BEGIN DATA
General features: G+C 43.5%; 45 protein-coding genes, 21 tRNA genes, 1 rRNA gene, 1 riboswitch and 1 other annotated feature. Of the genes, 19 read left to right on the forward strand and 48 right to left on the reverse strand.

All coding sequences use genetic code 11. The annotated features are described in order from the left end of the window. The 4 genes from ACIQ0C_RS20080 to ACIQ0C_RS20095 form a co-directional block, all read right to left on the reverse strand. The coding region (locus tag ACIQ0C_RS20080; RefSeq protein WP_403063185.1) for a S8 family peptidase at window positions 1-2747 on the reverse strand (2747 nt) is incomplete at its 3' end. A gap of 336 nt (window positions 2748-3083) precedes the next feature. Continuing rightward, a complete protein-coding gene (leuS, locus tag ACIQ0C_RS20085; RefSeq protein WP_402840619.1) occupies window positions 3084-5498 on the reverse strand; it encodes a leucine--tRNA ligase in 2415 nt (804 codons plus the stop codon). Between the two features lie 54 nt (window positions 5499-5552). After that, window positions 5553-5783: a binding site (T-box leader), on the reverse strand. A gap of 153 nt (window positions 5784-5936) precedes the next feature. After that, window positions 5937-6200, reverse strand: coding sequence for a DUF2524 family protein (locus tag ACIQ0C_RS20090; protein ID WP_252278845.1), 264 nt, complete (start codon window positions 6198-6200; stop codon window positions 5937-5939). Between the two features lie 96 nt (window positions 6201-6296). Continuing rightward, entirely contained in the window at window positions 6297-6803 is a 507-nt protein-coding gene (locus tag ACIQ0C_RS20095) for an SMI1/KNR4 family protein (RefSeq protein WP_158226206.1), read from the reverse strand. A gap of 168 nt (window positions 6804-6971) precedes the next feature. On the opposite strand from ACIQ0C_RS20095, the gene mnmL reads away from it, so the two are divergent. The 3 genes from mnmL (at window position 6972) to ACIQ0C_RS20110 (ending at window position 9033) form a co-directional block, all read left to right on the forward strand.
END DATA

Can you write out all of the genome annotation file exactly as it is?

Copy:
General features: G+C 43.5%; 45 protein-coding genes, 21 tRNA genes, 1 rRNA gene, 1 riboswitch and 1 other annotated feature. Of the genes, 19 read left to right on the forward strand and 48 right to left on the reverse strand.

All coding sequences use genetic code 11. The annotated features are described in order from the left end of the window. The 4 genes from ACIQ0C_RS20080 to ACIQ0C_RS20095 form a co-directional block, all read right to left on the reverse strand. The coding region (locus tag ACIQ0C_RS20080; RefSeq protein WP_403063185.1) for a S8 family peptidase at window positions 1-2747 on the reverse strand (2747 nt) is incomplete at its 3' end. A gap of 336 nt (window positions 2748-3083) precedes the next feature. Continuing rightward, a complete protein-coding gene (leuS, locus tag ACIQ0C_RS20085; RefSeq protein WP_402840619.1) occupies window positions 3084-5498 on the reverse strand; it encodes a leucine--tRNA ligase in 2415 nt (804 codons plus the stop codon). Between the two features lie 54 nt (window positions 5499-5552). After that, window positions 5553-5783: a binding site (T-box leader), on the reverse strand. A gap of 153 nt (window positions 5784-5936) precedes the next feature. After that, window positions 5937-6200, reverse strand: coding sequence for a DUF2524 family protein (locus tag ACIQ0C_RS20090; protein ID WP_252278845.1), 264 nt, complete (start codon window positions 6198-6200; stop codon window positions 5937-5939). Between the two features lie 96 nt (window positions 6201-6296). Continuing rightward, entirely contained in the window at window positions 6297-6803 is a 507-nt protein-coding gene (locus tag ACIQ0C_RS20095) for an SMI1/KNR4 family protein (RefSeq protein WP_158226206.1), read from the reverse strand. A gap of 168 nt (window positions 6804-6971) precedes the next feature. On the opposite strand from ACIQ0C_RS20095, the gene mnmL reads away from it, so the two are divergent. The 3 genes from mnmL (at window position 6972) to ACIQ0C_RS20110 (ending at window position 9033) form a co-directional block, all read left to right on the forward strand.